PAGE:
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Judging by the propaganda imagery produced in the People’s Republic of China since 1949, if it was the aim of the Chinese Communist Party (CCP) to create a socialist Utopia, this ideal society that was on the verge of being realized offered hardly any room for leisure (ziyou shijian 自由时间, xiuxian 休闲, xianxia 闲暇) activities. The focus of most of the works of propaganda art rather was on back-to-back mass movements, part of the disciplining process involved in state building, which sapped the strength of the people, leaving them too exhausted for almost anything but sleep. Only children could be shown at play, as long as their games could be interpreted as politically or didactically meaningful.

And yet, despite this impression of continuous political and productive activity, as more and more propaganda posters published in the PRC have come to light over time, it has become possible to tease out a distinct subgenre of materials that actually was devoted to leisure activities. Even during the most climactic of the mass campaigns that engulfed the PRC during the first three decades of its existence, visual propaganda that engaged with some form of leisure was produced. The imagery of this type of propaganda ranges from recreations of 'spontaneous' after-work sports events, group excursions to places of revolutionary significance or grenade-throwing challenges to bouts of tug-of-war.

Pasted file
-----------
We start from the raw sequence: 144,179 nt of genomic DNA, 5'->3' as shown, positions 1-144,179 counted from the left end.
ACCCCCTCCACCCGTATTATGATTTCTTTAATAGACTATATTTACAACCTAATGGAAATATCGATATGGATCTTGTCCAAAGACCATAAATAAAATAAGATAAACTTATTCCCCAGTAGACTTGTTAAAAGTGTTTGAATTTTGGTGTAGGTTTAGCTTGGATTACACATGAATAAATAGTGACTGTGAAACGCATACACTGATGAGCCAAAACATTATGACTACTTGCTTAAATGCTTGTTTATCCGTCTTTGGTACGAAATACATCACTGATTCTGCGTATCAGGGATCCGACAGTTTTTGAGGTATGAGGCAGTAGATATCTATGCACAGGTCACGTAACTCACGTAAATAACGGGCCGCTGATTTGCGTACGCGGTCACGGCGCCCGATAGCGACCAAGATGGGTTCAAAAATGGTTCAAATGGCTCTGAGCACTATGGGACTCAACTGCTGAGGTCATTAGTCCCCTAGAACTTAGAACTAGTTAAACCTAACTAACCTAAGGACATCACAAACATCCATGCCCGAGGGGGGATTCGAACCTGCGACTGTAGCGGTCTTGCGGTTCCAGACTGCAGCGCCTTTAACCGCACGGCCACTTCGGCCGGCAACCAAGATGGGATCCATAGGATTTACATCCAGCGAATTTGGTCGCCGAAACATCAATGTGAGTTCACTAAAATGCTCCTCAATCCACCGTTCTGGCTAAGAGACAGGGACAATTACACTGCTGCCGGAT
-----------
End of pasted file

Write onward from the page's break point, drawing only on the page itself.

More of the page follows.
Workers visit West Lake, early 1950s

Workers visit West Lake, early 1950s

Leisure activities, such as tourist trips by (model) workers to famous sites, as in "Workers visit West Lake" from the early 1950s, were scripted and structured by the government. Tourism was not considered an essential economic sector and as such did not exist at the time, the freedom of movement was being curtailed, and spending money on frivolous extracurricular activities was frowned upon. As Yang Zhiyuan, a former manager of the China International Travel Service, the official Chinese tourist agency, noted in an interview, "The only sort of 'travel' Chinese people did was government-funded trips on official business ... Even a visit to your native place from the city you lived in couldn't be done without a travel permit ... You wouldn't even dream of freely traveling a hundred miles from where you lived".

Sanwan, 1972

Sanwan, 1972

Once the initial revolutionary fervor had started cooling off after the formal conclusion of the Cultural Revolution in 1969, the idea of traveling to significant or historical places as a bonding, disciplining or educational mechanism remained. Study trips in groups to model destinations like Dazhai or Daqing, trips to favorite conference destinations such as Lushan, trips to historical destinations such as Sanwan in Jiangxi Province, where Mao reorganized the army under CCP leadership in 1927, continued. Aside from the learning experiences these trips could provide, they were also clearly seen as providing symbolic capital to the participants: not everybody was able to travel. Note that many or the erstwhile Red Guard and other revolutionary destinations now have become integrated in the various itineraries that make up "red tourism", the heritage tourism that has become popular after 2000.

A holiday on the West Lake, 1976

A holiday on the West Lake, 1976


C.C. Caraba (2011), "Communist heritage tourism and red tourism: concepts, development and problems", Cinq Continents 1 (1), 29-39

Kevin Latham, Pop Culture China! Media, Arts, and Lifestyle (Santa Barbara, etc.: ABC-CLIO, Inc., 2007)

Yiping Li, Zhi Yi Hu, Chao Zhi Zhang (2010), "Red tourism: sustaining communist identity in a rapidly changing China", Journal of Tourism and Cultural Change 8: 1, 101-119

Sang Ye (2009), "1979: Huang Shan, Selling Scenery to the Bourgeoisie - An Oral History Account of Chinese Tourism, 1949-1979", China Heritage Quarterly 18

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